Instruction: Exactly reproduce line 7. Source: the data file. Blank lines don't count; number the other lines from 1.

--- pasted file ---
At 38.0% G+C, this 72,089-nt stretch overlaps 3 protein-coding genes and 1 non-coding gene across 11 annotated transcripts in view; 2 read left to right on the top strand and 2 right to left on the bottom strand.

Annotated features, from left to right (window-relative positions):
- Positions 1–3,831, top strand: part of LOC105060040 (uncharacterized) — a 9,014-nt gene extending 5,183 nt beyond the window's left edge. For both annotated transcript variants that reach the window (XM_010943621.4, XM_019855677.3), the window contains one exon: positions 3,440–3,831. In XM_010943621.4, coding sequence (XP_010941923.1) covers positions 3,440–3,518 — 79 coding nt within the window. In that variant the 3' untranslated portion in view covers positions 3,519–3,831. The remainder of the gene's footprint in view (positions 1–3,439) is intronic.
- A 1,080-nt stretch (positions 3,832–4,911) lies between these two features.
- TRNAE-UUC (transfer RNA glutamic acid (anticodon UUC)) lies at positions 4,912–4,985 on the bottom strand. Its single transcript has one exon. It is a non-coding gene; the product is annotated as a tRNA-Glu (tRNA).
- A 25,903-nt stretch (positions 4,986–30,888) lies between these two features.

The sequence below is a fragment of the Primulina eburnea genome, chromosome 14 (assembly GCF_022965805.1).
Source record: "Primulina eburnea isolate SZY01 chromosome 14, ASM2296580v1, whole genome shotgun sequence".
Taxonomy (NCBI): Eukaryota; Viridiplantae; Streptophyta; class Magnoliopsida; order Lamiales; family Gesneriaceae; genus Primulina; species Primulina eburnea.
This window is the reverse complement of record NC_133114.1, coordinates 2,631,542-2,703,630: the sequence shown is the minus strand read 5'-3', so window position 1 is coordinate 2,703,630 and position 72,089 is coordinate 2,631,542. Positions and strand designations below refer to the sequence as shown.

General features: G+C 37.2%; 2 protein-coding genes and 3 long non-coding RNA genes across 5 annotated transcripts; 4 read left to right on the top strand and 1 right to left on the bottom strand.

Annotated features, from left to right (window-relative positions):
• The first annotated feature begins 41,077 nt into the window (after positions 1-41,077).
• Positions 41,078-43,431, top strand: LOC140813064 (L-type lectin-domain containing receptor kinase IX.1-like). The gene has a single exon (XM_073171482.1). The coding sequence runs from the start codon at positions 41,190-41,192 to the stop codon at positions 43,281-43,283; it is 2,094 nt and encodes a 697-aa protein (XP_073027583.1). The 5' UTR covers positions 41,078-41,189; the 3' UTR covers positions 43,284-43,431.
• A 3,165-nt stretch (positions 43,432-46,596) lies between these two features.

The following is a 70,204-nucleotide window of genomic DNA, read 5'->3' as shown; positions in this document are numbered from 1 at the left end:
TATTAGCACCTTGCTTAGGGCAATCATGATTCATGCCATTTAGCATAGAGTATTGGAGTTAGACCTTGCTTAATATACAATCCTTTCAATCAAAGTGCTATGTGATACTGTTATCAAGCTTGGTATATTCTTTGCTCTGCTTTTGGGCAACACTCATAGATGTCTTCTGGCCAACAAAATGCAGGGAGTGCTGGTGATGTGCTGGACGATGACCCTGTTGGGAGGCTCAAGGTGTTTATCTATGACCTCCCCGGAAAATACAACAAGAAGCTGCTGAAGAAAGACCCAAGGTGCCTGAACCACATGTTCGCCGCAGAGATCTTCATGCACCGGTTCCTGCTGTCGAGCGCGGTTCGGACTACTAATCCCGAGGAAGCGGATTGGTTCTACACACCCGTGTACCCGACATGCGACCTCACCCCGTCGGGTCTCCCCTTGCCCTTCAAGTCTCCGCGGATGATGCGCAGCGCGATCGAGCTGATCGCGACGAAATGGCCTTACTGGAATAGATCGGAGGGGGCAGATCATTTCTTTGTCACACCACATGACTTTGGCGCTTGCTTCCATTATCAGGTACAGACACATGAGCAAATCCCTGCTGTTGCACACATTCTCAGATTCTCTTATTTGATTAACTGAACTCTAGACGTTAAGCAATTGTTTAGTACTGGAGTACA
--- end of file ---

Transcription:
The sequence below is a fragment of the Primulina eburnea genome, chromosome 14 (assembly GCF_022965805.1).